Tilak of 7 colors is applied on the forehead
|Also called||Bhau Beej, Bhai Tika, Bhai Phonta|
|Type||Religious, India, Nepal|
|Significance||Public holiday in Nepal|
|Date||Kartika Shukla Dwitiya|
|2016 date||1 November|
|2017 date||21 October|
Bhai Dooj(भाई दूज) / Bhau-Beej / Bhai Tika / Bhai Phonta(ভাইফোঁটা) is a festival celebrated by Hindus of India and Nepal on the last day of the five-day-long Diwali or Tihar festival. This is the second day of the bright fortnight or Shukla Paksha of the Hindu lunar month of Kartika in Bikram Sambat.
The festival is known as:
- Bhai Dooj (Hindi:भाई दूज) in entire Northern part of India, observed on the last day of the five-day Diwali festival. This is also the second day of the Vikrami Samvat New Year, the calendar followed in Northern India (including Kashmir), which starts from the lunar month of Kārtika. The first day of this New Year is observed as Govardhan Pūja.
- Bhai Tika (Nepali:भाई टीका) in Nepal, where it is the second most important festival after Dashain (Vijaya Dashmi / Dussehra). Observed on the third day from Tyohar festival, it is widely celebrated by Newari, Maithali, Tharu, Bahun and Chhetri people. Also known as Bhai Dooj in Nepal, too.
- Bhai Phonta (Bengali:ভাই ফোঁটা) in Bengal and it takes place every year on the first or the second day of the Kali Puja festival.
- Bhai Bij, Bhau Beej, or Bhav Bij (Marathi : भाऊबीज) amongst the Gujarati, Marathi and Konkani-speaking communities in the states of Gujarat, Maharashtra, Goa and Karnataka.
- Another name for the day is Yamadwitheya or Yamadvitiya, after a legendary meeting between Yama the god of Death and his sister Yamuna (the famous river) on Dwitheya (the second day after new moon).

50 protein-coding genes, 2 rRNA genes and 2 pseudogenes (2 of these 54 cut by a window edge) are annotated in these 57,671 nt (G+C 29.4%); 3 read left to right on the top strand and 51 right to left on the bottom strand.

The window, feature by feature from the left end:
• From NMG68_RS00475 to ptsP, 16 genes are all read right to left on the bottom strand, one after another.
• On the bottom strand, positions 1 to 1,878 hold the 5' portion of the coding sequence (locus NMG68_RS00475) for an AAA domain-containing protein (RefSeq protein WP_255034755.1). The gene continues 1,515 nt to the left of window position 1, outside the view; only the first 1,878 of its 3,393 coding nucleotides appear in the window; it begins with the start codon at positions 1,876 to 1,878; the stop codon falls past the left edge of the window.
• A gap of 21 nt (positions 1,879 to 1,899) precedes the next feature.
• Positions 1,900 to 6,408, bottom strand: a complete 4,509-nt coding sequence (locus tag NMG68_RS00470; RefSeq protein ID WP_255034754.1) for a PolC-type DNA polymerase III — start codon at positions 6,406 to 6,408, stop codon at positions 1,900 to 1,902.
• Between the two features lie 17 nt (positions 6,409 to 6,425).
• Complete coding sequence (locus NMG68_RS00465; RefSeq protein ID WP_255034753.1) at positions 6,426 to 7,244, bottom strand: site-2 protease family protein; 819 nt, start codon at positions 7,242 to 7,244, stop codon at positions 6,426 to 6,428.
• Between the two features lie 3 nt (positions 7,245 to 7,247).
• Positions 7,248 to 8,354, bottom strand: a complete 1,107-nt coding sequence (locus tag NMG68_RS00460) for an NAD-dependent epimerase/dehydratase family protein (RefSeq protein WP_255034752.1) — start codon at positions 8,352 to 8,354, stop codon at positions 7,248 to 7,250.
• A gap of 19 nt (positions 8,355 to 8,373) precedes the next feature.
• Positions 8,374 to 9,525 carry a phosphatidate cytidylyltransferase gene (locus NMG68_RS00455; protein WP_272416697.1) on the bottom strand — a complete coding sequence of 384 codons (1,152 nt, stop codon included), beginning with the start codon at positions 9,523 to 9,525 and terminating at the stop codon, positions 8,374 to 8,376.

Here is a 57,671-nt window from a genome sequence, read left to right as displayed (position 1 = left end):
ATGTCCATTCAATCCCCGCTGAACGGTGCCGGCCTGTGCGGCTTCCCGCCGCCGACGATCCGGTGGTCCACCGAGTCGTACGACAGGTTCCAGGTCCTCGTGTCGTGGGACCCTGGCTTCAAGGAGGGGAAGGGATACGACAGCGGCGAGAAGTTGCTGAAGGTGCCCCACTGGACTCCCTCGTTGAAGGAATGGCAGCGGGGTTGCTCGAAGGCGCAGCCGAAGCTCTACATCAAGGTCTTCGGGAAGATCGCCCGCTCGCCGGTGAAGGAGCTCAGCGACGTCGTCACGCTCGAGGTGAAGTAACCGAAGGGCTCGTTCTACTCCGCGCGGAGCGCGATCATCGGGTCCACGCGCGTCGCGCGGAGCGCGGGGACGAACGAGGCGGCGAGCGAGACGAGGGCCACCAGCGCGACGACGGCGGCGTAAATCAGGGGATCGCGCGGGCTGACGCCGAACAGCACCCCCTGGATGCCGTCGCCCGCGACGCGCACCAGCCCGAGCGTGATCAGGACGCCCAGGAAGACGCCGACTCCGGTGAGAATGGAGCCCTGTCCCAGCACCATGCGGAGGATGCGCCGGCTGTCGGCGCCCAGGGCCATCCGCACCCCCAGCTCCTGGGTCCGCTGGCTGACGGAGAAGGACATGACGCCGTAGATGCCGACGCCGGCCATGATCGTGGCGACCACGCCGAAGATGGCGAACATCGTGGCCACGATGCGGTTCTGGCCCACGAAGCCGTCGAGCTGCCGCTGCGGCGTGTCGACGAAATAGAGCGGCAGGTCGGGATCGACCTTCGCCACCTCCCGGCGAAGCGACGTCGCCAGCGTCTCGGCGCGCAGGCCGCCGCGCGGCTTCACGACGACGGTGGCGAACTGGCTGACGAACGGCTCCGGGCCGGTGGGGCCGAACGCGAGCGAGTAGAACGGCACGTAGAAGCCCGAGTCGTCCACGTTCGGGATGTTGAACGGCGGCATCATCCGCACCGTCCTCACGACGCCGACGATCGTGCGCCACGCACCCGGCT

- Other names include Bhatru Dviteeya, or Bhatri Ditya.
According to a popular legend in Hindu mythology, after slaying the evil demon Narkasur, Lord Krishna visited his sister Subhadra who gave him a warm welcome with sweets and flowers. She also affectionately applied tilak on Krishna's forehead. Some believe this to be the origin of the festival.
On the day of the festival, sisters invite their brothers for a sumptuous meal often including their favorite dishes/sweets. The whole ceremony signifies the duty of a brother to protect his sister, as well as a sister's blessings for her brother.
Carrying forward the ceremony in traditional style, sisters perform aarti for their brother and apply a red tika on the brother's forehead. This tika ceremony on the occasion of Bhai Bij signifies the sister's sincerest prayers for the long and happy life of her brother. In return brothers bless their sisters and treat them also with gifts or cash.
As it is customary in Haryana, Maharashtra to celebrate the auspicious occasion of Bhau-beej, women who do not have a brother worship the moon god instead. They apply mehendi on girls as their tradition.
The sister, whose brother lives far away from her and cannot come to her house, sends her sincerest prayers for the long and happy life of her brother through the moon god. She performs aarti for the moon. This is the reason why children of Hindu parents affectionately call the moon Chandamama (Chanda means moon and mama means mother's brother).
The festival of Bhai Bij is popular in Haryana, Gujarat, Maharashtra and Goa and is celebrated with great fervour and gaiety. Brothers and sisters look forward to the occasion with immense enthusiasm. To add charm to the occasion, Bhai Bij gifts are exchanged between brothers and sisters as a token of love and appreciation.
Bhav Bij is a time for family reunions as all brothers and sisters in the family get together. Close relatives and friends are also invited to celebrate the Bhav Bij in many families.
Bhaitika in Nepal
Bhaitika in Nepal is also known as Bhaitihar meaning tihar of brothers. On this day, sisters pray to Yamraj for her brother's long life and prosperity. Sisters put seven colored long tika on forehead of their brothers.
- "2017 Marathi Panchang Calendar". Retrieved 2016-10-22.
- "Bhai-Tika / Bhai-Teeka". diwalifestival.org. Society for the Confluence of Festivals in India. Retrieved 5 November 2013.